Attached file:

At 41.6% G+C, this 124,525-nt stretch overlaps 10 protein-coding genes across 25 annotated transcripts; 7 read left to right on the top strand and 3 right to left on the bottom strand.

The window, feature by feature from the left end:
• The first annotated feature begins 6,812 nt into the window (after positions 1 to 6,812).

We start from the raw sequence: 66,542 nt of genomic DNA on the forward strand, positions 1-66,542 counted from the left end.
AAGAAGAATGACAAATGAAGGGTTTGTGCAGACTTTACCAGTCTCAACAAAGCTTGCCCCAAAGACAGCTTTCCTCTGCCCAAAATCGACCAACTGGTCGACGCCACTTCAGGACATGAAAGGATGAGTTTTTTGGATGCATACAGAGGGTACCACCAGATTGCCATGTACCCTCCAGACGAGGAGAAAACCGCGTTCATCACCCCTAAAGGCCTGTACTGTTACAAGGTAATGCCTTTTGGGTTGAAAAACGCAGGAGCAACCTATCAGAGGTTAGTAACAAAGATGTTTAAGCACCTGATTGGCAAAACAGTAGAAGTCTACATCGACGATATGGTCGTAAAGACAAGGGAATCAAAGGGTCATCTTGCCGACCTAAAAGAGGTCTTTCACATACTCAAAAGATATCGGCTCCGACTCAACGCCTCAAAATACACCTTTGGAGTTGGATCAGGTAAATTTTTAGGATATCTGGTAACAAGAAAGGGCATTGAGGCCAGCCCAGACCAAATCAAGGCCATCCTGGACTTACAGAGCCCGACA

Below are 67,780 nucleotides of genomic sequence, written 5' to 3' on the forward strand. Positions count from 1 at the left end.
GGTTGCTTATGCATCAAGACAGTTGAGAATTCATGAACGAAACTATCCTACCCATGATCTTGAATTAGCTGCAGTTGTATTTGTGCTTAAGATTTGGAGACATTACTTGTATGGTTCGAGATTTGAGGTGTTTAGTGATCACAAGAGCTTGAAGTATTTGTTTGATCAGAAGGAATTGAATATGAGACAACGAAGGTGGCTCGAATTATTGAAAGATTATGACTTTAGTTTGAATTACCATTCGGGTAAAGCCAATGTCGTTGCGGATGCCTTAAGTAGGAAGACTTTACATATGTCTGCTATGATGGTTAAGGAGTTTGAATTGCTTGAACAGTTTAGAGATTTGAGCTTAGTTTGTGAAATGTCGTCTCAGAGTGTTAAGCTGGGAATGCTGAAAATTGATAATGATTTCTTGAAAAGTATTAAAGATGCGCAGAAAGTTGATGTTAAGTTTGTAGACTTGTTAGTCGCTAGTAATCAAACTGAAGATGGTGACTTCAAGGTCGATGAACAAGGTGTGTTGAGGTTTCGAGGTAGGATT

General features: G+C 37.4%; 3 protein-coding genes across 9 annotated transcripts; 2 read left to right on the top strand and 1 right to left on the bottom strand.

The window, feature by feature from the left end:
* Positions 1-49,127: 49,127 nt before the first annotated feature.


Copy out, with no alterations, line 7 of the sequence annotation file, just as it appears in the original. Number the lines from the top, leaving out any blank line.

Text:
GGTTGCTTATGCATCAAGACAGTTGAGAATTCATGAACGAAACTATCCTACCCATGATCTTGAATTAGCTGCAGTTGTATTTGTGCTTAAGATTTGGAGACATTACTTGTATGGTTCGAGATTTGAGGTGTTTAGTGATCACAAGAGCTTGAAGTATTTGTTTGATCAGAAGGAATTGAATATGAGACAACGAAGGTGGCTCGAATTATTGAAAGATTATGACTTTAGTTTGAATTACCATTCGGGTAAAGCCAATGTCGTTGCGGATGCCTTAAGTAGGAAGACTTTACATATGTCTGCTATGATGGTTAAGGAGTTTGAATTGCTTGAACAGTTTAGAGATTTGAGCTTAGTTTGTGAAATGTCGTCTCAGAGTGTTAAGCTGGGAATGCTGAAAATTGATAATGATTTCTTGAAAAGTATTAAAGATGCGCAGAAAGTTGATGTTAAGTTTGTAGACTTGTTAGTCGCTAGTAATCAAACTGAAGATGGTGACTTCAAGGTCGATGAACAAGGTGTGTTGAGGTTTCGAGGTAGGATT